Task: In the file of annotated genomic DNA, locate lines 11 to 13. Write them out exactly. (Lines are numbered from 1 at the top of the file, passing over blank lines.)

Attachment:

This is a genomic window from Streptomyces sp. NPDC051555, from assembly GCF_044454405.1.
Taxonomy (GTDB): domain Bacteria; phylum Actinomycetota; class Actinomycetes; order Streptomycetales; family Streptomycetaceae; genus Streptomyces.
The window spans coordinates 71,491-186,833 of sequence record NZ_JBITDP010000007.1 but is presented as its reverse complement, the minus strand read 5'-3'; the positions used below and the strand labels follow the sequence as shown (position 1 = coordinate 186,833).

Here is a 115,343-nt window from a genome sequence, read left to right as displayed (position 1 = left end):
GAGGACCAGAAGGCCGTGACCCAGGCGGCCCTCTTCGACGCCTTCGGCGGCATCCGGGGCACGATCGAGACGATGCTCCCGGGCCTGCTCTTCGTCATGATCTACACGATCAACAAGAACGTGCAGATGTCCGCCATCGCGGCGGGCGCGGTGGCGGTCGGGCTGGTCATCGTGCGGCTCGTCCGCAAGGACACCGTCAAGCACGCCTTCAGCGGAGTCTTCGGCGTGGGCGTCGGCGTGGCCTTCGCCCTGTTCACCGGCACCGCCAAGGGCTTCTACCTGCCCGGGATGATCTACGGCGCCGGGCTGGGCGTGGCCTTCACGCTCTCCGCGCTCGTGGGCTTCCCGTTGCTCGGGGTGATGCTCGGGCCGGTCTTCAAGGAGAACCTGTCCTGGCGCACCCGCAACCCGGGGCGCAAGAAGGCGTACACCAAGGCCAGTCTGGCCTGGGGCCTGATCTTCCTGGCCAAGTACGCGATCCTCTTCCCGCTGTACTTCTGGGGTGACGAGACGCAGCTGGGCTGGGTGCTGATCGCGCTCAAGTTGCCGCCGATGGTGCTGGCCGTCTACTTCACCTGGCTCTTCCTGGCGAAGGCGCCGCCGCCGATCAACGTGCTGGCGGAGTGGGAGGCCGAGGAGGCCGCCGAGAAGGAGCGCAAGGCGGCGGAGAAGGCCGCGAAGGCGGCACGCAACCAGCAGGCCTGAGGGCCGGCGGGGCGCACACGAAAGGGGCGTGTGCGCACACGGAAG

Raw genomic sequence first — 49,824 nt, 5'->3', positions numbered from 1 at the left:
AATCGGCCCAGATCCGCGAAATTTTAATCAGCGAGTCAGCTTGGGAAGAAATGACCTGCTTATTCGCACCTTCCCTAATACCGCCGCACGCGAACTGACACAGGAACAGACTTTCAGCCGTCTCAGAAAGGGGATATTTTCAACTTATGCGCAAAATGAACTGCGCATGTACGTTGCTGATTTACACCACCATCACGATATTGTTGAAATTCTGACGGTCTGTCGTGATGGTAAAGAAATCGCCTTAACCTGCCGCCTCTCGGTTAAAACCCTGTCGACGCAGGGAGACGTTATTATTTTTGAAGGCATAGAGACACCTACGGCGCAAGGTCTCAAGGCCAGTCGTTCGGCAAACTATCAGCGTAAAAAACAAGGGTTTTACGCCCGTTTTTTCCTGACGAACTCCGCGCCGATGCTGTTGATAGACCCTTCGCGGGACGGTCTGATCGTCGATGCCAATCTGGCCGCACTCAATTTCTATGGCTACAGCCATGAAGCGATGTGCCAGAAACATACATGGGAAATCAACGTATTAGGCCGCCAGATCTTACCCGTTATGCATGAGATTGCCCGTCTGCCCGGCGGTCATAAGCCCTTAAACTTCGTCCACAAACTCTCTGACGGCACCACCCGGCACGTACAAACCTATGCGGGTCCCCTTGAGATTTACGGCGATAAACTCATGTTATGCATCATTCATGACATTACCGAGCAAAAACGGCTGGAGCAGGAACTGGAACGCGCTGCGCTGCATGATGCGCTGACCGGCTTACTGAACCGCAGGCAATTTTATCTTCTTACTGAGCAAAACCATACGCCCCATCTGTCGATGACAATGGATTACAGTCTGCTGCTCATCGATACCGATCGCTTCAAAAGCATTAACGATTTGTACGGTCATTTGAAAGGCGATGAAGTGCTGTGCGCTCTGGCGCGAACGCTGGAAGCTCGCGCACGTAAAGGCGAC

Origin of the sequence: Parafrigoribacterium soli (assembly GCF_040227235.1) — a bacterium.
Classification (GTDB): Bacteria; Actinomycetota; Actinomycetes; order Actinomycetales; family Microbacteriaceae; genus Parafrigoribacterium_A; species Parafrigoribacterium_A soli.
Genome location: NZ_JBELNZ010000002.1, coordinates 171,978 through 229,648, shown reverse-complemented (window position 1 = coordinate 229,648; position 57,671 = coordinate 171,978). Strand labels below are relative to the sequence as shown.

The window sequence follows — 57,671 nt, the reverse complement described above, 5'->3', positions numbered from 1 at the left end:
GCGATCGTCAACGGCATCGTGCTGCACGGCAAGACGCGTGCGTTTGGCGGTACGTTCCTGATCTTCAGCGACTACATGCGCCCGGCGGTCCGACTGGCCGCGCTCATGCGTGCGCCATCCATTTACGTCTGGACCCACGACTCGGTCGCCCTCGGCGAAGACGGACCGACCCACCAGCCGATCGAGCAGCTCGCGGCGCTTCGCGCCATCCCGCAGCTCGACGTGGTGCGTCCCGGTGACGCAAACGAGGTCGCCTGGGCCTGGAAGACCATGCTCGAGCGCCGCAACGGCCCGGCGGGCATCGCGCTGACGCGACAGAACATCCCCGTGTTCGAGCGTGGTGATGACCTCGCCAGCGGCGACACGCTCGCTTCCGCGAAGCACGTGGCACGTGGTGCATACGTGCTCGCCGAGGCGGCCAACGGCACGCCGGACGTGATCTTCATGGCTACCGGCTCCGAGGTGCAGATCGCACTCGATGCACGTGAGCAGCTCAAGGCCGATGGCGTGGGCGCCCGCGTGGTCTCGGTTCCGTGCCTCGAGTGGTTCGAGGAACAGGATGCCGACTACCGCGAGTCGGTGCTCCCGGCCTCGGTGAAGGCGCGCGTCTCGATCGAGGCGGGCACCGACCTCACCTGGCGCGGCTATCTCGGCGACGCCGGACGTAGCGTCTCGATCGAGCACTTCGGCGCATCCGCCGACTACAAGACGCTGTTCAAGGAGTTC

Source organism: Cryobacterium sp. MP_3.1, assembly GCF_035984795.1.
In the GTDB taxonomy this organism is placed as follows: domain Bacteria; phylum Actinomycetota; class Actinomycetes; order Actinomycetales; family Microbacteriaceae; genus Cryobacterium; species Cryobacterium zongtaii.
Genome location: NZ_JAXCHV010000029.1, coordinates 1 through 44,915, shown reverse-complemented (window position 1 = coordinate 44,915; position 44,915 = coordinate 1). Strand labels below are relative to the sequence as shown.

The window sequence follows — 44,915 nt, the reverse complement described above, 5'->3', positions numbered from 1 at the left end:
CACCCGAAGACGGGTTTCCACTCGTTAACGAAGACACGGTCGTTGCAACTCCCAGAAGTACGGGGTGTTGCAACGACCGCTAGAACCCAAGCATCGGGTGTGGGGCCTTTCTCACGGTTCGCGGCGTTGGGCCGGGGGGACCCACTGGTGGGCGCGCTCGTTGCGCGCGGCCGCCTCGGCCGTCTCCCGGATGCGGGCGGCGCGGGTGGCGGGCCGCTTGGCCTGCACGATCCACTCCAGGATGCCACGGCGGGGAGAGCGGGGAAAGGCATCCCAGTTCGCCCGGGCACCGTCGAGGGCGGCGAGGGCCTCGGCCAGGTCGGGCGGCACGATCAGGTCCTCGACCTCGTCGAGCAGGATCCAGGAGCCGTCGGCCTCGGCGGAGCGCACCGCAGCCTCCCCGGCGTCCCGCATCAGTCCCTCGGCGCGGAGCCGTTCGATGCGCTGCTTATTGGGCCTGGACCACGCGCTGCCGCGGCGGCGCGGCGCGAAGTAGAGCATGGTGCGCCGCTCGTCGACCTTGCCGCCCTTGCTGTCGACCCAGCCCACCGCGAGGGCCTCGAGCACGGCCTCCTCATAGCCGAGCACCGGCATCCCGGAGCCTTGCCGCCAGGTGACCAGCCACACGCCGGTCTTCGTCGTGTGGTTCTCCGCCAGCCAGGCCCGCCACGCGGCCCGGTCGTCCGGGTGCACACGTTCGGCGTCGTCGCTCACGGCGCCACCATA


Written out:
The window sequence follows — 57,671 nt, the reverse complement described above, 5'->3', positions numbered from 1 at the left end:
GCGATCGTCAACGGCATCGTGCTGCACGGCAAGACGCGTGCGTTTGGCGGTACGTTCCTGATCTTCAGCGACTACATGCGCCCGGCGGTCCGACTGGCCGCGCTCATGCGTGCGCCATCCATTTACGTCTGGACCCACGACTCGGTCGCCCTCGGCGAAGACGGACCGACCCACCAGCCGATCGAGCAGCTCGCGGCGCTTCGCGCCATCCCGCAGCTCGACGTGGTGCGTCCCGGTGACGCAAACGAGGTCGCCTGGGCCTGGAAGACCATGCTCGAGCGCCGCAACGGCCCGGCGGGCATCGCGCTGACGCGACAGAACATCCCCGTGTTCGAGCGTGGTGATGACCTCGCCAGCGGCGACACGCTCGCTTCCGCGAAGCACGTGGCACGTGGTGCATACGTGCTCGCCGAGGCGGCCAACGGCACGCCGGACGTGATCTTCATGGCTACCGGCTCCGAGGTGCAGATCGCACTCGATGCACGTGAGCAGCTCAAGGCCGATGGCGTGGGCGCCCGCGTGGTCTCGGTTCCGTGCCTCGAGTGGTTCGAGGAACAGGATGCCGACTACCGCGAGTCGGTGCTCCCGGCCTCGGTGAAGGCGCGCGTCTCGATCGAGGCGGGCACCGACCTCACCTGGCGCGGCTATCTCGGCGACGCCGGACGTAGCGTCTCGATCGAGCACTTCGGCGCATCCGCCGACTACAAGACGCTGTTCAAGGAGTTC

Source organism: Cryobacterium sp. MP_3.1, assembly GCF_035984795.1.